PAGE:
That’s the paradoxical virtue of Swiss banking secrecy, which has protected both greedy tax scofflaws and those merely trying to save something for the next generation when politicians are burning down the economy back home. …A decade ago, this column took a more sanguine view of this gradual erosion than we might today. Then, we noted that the world was moving toward democracy and rule of law. Governments were dismantling senseless regulations and tax rates so high they inhibited growth and collected less revenue than government would have collected with lower rates. The world was becoming more like the Swiss, we said at the time—i.e., sane. A similar judgment does not leap from our lip today, not after two years so reminiscent of the omen-filled early 1930s. …today’s IRS war on Swiss banking secrecy does not occur in a vacuum. In 1934, Swiss politicians were legislating in response to specific events abroad: a Nazi law that made it a death-penalty crime to hold assets outside the country; a scandal stoked by French socialist politicians over Swiss bank accounts held by prominent citizens. The Swiss looked out and saw a world gone mad: bank failures, depression, militarism, fascism, communism. The new law was meant to buttress the world’s confidence in the privacy and security of a Swiss bank account. Today, the world is at least slightly deranged, with the possibility of getting very much worse. Democrats in Congress, in the face of every economic lesson, want to push marginal tax rates back up to confiscatory levels.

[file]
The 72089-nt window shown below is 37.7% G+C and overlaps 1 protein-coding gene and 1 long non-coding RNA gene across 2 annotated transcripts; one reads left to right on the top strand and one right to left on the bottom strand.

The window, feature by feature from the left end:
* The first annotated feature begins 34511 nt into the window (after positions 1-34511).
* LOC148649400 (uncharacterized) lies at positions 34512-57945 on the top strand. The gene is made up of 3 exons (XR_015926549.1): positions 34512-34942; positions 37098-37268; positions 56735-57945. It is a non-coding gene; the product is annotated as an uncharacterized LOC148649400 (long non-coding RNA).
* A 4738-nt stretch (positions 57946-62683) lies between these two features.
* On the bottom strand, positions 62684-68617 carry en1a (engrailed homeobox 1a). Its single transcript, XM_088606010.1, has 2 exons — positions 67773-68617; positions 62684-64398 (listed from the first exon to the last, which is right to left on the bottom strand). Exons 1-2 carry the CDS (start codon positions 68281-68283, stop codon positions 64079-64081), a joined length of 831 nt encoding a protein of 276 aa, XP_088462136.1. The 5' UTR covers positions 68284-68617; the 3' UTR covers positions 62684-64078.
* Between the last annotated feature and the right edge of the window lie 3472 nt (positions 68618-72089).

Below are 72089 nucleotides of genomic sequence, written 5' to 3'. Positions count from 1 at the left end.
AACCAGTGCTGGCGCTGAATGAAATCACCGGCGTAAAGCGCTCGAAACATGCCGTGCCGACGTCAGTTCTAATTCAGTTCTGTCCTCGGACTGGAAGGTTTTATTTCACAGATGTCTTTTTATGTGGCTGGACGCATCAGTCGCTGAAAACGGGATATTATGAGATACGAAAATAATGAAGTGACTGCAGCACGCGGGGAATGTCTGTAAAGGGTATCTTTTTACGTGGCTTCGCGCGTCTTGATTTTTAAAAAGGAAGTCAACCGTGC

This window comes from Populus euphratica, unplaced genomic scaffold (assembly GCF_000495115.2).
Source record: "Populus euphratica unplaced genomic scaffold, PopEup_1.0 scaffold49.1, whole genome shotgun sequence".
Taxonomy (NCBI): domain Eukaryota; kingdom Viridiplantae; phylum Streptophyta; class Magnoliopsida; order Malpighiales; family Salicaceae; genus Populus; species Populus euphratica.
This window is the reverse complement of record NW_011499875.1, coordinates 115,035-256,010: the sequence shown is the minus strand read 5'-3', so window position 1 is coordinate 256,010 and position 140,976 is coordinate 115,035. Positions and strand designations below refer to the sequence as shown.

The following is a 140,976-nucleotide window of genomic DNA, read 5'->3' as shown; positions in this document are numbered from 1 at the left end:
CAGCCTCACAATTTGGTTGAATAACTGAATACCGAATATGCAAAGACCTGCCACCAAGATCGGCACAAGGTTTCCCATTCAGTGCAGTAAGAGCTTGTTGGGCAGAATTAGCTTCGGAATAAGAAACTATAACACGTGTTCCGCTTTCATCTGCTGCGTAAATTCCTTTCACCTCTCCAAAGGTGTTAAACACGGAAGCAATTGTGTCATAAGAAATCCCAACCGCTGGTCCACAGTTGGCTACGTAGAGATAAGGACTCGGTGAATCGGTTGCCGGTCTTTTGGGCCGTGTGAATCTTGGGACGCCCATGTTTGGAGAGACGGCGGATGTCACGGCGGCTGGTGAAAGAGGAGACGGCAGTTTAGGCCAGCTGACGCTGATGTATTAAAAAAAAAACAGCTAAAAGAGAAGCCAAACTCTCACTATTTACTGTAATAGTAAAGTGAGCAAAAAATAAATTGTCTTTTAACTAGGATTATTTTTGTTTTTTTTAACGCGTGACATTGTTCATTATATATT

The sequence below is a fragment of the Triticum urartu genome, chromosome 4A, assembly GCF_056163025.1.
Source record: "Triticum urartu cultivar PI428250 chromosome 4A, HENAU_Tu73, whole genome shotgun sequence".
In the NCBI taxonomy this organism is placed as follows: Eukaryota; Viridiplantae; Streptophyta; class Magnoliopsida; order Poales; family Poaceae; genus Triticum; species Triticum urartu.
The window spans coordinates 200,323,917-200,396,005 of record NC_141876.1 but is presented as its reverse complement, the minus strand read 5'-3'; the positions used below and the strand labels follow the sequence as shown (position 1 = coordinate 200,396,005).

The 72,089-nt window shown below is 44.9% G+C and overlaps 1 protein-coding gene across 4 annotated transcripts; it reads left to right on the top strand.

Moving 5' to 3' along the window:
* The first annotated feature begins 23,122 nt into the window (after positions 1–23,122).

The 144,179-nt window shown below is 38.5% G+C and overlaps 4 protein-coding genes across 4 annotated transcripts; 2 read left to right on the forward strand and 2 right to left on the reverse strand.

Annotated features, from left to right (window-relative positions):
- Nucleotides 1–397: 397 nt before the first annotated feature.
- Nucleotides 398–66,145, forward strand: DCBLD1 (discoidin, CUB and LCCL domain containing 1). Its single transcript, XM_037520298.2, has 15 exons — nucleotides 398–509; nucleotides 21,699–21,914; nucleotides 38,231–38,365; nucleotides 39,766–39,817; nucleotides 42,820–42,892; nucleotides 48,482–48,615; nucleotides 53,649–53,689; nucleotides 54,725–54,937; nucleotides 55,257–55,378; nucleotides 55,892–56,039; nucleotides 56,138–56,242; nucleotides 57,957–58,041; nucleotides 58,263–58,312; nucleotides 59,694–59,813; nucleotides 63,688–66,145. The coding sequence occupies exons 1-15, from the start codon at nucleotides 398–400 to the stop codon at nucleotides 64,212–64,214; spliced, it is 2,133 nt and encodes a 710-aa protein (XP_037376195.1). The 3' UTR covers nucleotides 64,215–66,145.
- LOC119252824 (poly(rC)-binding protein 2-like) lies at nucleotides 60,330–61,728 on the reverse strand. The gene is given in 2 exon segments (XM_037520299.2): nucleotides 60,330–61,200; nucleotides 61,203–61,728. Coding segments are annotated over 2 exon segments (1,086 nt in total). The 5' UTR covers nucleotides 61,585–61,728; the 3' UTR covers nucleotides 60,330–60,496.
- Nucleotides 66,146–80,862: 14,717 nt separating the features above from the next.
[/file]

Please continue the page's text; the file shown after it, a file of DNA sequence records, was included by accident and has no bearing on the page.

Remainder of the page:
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American politicians have learned to feather their own nests, but the European Commission must be the most self-indulgent bureaucracy in the world. In addition to lavish pay and an extravagent penion, the Commissioner from Ireland is getting the equivalent of about $500,000 to ease his “re-entry” into private life. And this is on top of two taxpayer-financed pensions from the Irish taxpayers. Geesh, nice work if you can get it. The Irish Independent has the sordid details of politicians

European Commissioner Charlie McCreevy is poised to get almost €400,000 to resettle in Ireland when he leaves his post this autumn. …The Irish Independent has learned Mr McCreevy will be entitled to a transitional allowance for a total of three years when he leaves Europe. The allowance, which aims to help commissioners with their “re-entry” into the non-EU world, is calculated as 50pc of Mr McCreevy’s €238,919-a-year salary. It is paid the day he leaves office and works out at €119,459.50 a year — with the final three-year tally in the region of €358,378. On top of this he will be entitled to receive a resettlement allowance worth €19,909.89 — equal to a month’s salary. And he will also be allowed to fly his family back to Ireland by business class and will be reimbursed for any moving costs he incurs. …Last night Mr McCreevy’s spokesman refused to answer repeated calls and emails from the Irish Independent to confirm if he would be taking the payments. He also refused to answer questions to confirm if Mr McCreevy is still taking his ministerial and Oireachtas pensions this year. Last year he was paid an Oireachtas pension of €52,213 for his time as a Fianna Fail TD for Kildare and a ministerial pension of €75,003 for serving as Finance and Enterprise Ministers.